The third development relates to the origin of life. This development is even less assimilated, at least in the origin-of-life field itself, although it is becoming more widely embraced by microbiologists . This paradigm shift is supported by the discovery of submarine hydrothermal vents, by the appreciation of their significance for the origin of life , and later by the discovery of alkaline hydrothermal vents . Even before their discovery, the latter were predicted by Michael Russell and colleagues, in the early 1990s, as the required natural far-from-equilibrium electrochemical reactors, topologically analogous to autotrophic cells, right down to natural electrochemical proton gradients across inorganic barriers [26,27]. These ideas were somewhat marginal until the discovery in 2000  of a deep sea hydrothermal system—Lost City—of the type predicted by Russell. Since then, the striking congruence of alkaline vent geochemistry with the biochemistry of anaerobic microbes has attracted increasing attention [28,29]. Comparative studies point to possible biosynthetic pathways, to specific proteins and mineral cofactors, which may have been central to the emergence of living cells in alkaline vents .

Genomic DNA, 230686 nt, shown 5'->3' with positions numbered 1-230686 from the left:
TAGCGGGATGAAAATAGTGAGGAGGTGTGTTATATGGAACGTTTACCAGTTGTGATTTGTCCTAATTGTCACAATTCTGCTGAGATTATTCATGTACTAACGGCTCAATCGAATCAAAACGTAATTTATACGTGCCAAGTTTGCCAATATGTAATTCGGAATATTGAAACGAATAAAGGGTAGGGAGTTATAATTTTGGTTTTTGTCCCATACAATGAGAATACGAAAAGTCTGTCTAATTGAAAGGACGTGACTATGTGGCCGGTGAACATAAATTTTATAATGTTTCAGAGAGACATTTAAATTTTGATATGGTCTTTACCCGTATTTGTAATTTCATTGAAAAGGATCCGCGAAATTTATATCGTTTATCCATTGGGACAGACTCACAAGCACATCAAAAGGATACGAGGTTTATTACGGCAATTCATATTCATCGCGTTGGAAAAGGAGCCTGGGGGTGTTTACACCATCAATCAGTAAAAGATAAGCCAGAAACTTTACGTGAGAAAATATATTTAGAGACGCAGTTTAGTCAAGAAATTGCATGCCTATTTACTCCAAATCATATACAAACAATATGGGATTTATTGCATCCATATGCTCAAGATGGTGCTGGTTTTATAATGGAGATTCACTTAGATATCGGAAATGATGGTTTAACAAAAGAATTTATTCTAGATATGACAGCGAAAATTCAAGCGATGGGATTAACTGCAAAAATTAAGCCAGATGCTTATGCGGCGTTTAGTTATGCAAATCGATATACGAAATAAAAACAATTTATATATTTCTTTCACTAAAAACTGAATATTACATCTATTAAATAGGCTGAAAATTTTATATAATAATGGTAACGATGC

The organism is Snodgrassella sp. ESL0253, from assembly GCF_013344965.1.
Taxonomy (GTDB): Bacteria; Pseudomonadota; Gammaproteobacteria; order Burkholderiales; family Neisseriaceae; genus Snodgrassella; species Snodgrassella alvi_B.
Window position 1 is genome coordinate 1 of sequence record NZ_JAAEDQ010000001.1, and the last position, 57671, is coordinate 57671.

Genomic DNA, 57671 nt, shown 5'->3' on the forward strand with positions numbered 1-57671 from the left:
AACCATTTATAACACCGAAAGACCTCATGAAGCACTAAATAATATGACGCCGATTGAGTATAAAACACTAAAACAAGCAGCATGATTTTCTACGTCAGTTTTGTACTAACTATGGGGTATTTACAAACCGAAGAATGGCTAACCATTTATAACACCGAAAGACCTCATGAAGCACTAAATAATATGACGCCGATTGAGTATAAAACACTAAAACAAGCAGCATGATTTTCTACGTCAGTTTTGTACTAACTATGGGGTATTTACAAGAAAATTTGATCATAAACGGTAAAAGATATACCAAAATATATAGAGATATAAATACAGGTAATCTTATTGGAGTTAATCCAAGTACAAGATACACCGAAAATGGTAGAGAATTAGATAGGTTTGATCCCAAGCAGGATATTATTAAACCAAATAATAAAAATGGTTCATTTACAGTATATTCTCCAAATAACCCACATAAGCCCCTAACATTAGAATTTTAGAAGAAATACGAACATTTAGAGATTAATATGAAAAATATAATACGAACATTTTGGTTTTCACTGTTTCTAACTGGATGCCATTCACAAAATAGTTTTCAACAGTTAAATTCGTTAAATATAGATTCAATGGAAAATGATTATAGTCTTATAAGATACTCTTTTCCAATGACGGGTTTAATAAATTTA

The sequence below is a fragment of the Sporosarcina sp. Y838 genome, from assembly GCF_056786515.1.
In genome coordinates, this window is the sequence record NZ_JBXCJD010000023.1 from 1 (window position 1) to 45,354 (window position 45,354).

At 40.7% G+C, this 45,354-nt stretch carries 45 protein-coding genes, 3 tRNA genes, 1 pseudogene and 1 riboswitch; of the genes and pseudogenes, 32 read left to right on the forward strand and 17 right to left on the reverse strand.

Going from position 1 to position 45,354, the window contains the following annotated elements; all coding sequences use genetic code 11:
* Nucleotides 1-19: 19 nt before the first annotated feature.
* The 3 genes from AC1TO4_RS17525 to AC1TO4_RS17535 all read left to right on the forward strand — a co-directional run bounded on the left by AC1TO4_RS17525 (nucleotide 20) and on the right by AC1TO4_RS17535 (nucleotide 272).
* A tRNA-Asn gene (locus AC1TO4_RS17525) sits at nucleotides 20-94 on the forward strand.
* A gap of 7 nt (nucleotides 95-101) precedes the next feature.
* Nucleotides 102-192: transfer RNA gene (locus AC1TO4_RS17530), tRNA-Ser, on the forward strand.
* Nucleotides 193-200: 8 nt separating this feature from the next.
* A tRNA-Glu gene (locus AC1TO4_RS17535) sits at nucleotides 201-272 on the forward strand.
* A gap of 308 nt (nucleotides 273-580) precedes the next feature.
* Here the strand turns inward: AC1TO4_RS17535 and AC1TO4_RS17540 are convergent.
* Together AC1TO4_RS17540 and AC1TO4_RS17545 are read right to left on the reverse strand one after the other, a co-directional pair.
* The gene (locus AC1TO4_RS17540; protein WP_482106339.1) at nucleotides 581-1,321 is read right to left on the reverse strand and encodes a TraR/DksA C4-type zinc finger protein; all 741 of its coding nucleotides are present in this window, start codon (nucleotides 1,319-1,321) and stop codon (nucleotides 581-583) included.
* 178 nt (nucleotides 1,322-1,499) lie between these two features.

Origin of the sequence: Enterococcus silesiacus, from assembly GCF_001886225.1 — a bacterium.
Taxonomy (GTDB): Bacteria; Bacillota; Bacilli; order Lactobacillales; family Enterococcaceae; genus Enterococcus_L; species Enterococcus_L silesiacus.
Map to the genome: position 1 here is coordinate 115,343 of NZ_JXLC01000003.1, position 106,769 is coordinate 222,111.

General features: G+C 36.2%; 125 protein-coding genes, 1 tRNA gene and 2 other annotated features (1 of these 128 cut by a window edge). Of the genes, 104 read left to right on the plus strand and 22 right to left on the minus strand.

These three discoveries—the role of mitochondria in apoptosis, the chimeric origins of eukaryotes and alkaline hydrothermal vents—may seem at first to have little in common, but all are linked by the close association of proton gradients with genomes—chemiosmotic energy transduction and genome function. Naturally occurring proton gradients may have driven the origin of genomes in microporous alkaline vents . The requirement for local genome outposts to control chemiosmotic coupling in mitochondria may have freed the first eukaryotes from the bioenergetic constraints facing bacteria . And many physiological traits of modern eukaryotic organisms, including apoptosis, may reflect the tortured evolutionary history of assimilating two genomes into the same cell . These traits in turn could be responsible for common age-related diseases, and perhaps for ageing itself .